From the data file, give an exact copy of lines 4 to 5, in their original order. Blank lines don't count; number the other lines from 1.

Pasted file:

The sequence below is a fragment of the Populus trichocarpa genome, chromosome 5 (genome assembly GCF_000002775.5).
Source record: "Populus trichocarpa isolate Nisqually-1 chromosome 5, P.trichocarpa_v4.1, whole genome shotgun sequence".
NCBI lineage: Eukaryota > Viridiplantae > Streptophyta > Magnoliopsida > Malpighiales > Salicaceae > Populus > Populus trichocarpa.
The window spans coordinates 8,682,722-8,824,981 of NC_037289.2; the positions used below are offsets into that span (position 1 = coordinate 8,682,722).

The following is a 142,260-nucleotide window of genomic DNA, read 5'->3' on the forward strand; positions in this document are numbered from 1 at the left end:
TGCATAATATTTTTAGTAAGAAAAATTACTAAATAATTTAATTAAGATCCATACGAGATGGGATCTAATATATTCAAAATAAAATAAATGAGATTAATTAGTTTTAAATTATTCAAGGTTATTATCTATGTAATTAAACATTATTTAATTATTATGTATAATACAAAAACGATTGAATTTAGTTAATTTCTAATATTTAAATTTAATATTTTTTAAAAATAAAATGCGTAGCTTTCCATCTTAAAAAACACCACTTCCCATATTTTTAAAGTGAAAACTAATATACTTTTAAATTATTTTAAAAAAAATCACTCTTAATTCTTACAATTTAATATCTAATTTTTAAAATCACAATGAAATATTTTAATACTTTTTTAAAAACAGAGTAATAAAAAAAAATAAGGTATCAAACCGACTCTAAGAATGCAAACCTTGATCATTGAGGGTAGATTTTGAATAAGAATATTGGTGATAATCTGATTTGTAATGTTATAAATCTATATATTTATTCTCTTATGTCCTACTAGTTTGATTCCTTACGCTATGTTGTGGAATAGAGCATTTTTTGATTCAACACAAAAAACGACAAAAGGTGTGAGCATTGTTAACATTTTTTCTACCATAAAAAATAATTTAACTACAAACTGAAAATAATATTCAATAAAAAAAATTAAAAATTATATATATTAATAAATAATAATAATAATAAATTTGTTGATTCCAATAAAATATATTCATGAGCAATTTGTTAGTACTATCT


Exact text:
The window spans coordinates 8,682,722-8,824,981 of NC_037289.2; the positions used below are offsets into that span (position 1 = coordinate 8,682,722).

The following is a 142,260-nucleotide window of genomic DNA, read 5'->3' on the forward strand; positions in this document are numbered from 1 at the left end: